Why Writing Works

Disciplinary Approaches to Composing Texts

Documentation in Philosophy

by Dr. Maureen Sander-Staudt

Philosophy generally uses the APA style of documentation. Any idea that is quoted or paraphrased is expected to be cited. Philosophy draws on broad ideas that makes it difficult to avoid previously discussed themes, but any theoretically grounded analysis should indicate the thinkers who contributed to the theory, especially when using specialized language or concepts.

Why documentation is important 

Philosophy often involves responding to the ideas of others, and defending one’s own ideas with the help of others. Because the main goal is truth, authors are expected to give credit for thought, but also to inform the reader of how lines of thought have been developed. It is expected that a philosopher will paraphrase accurately and fairly, and demonstrate that they have read on the subject broadly. Philosophers seek to avoid both formal and informal fallacies, and to expose them in the thinking of others. Philosophers are thus expected to be generous in the treatment of counter-arguments—supplementing the line of reasoning if necessary to render the strongest possible antithesis, in order to refute the best objections and avoid the fallacy of the straw man argument. Philosophy distinguishes itself from rhetoric, in that philosophers see themselves as striving to ascertain truth, not to win an argument at any cost.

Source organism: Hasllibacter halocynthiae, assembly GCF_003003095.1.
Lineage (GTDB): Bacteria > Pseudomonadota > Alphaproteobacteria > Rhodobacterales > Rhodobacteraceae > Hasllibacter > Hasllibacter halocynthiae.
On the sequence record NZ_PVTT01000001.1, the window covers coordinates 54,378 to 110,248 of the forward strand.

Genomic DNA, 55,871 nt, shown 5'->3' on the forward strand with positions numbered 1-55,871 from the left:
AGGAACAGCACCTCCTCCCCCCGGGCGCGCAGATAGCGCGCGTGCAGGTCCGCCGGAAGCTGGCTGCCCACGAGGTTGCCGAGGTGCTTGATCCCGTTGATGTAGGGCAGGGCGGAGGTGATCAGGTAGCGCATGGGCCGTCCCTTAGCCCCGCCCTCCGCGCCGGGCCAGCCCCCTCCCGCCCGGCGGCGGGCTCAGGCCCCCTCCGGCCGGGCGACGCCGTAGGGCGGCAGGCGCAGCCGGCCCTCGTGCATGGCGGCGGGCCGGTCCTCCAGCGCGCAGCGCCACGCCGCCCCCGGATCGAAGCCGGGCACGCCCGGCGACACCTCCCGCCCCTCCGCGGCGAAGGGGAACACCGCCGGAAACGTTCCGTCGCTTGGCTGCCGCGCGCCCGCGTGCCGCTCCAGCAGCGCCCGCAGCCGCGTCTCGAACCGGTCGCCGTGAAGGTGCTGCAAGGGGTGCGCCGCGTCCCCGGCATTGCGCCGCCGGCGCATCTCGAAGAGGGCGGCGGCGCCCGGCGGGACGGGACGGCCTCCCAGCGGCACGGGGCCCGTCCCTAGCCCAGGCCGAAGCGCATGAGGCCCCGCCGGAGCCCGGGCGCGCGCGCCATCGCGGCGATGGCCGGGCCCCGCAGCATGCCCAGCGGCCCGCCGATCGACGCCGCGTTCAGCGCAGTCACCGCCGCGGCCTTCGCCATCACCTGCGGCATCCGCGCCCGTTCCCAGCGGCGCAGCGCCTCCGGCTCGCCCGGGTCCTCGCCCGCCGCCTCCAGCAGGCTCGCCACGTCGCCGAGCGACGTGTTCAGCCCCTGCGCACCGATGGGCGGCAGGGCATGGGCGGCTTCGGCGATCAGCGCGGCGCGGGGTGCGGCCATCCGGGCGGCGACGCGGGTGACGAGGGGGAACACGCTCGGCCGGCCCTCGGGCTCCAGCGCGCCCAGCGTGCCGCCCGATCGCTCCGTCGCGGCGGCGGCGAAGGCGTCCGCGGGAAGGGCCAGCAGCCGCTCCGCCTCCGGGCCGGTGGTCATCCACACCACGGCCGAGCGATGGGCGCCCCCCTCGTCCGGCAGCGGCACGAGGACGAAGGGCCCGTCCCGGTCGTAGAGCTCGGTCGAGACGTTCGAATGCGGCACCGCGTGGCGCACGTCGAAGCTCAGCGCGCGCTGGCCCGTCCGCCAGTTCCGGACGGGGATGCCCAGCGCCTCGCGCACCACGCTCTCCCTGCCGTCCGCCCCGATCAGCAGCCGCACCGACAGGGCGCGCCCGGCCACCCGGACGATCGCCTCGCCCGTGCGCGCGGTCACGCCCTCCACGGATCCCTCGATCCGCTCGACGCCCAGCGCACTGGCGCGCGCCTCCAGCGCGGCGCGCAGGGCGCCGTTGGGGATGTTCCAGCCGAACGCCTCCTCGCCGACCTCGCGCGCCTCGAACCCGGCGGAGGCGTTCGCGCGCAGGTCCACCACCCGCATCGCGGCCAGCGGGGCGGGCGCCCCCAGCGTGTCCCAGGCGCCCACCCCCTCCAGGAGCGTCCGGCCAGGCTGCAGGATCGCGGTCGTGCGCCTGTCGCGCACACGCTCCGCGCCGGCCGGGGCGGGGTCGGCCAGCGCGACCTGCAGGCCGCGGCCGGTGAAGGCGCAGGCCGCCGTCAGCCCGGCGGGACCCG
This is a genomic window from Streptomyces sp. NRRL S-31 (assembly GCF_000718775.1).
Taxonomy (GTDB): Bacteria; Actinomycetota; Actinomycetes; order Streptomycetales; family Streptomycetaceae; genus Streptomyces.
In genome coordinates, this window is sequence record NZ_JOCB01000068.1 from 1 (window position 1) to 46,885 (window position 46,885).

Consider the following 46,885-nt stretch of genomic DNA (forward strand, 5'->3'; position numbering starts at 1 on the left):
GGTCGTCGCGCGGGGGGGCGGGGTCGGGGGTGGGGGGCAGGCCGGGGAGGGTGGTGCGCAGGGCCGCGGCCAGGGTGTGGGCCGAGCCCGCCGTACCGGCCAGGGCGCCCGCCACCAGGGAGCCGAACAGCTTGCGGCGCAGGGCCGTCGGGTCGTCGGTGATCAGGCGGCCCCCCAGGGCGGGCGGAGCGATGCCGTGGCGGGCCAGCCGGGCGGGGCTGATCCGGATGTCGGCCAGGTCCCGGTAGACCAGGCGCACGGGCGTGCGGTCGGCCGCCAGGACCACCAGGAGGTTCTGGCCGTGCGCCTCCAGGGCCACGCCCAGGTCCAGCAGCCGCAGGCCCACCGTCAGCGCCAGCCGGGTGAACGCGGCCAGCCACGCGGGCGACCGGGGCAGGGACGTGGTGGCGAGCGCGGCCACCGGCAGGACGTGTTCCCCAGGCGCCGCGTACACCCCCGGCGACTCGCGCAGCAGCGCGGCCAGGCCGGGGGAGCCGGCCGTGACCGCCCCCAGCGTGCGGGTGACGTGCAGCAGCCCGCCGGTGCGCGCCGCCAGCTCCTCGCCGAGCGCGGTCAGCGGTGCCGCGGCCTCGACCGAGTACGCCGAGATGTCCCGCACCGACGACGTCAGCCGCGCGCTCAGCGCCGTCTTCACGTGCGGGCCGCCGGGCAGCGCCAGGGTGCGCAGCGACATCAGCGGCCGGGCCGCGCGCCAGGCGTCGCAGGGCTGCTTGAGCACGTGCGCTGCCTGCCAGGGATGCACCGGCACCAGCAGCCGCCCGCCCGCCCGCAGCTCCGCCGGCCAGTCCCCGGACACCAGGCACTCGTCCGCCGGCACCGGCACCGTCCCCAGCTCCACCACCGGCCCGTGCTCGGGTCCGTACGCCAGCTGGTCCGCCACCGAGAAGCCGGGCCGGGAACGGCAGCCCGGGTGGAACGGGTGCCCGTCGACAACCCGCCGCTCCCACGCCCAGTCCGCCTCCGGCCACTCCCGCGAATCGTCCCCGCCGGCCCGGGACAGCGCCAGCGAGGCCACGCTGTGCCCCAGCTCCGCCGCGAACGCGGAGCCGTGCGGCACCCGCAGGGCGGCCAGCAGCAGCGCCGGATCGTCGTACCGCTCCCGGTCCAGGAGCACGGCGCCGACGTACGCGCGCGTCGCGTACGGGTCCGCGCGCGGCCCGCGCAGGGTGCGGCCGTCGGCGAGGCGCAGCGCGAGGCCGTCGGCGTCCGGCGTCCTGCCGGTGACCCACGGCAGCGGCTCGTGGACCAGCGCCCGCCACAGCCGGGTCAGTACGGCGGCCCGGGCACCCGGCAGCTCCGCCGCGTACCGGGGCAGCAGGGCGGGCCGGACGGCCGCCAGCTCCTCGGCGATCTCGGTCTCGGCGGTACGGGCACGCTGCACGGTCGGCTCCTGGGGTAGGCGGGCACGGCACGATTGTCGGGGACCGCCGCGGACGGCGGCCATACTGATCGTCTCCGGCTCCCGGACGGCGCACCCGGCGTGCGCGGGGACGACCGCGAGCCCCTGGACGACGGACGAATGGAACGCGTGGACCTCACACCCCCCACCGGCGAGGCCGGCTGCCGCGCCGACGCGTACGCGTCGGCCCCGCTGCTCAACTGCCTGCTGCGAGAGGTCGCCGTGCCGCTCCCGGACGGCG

Philosophy: Disciplinary Perspective

Writing in Philosophy

Reading in Philosophy

Research in Philosophy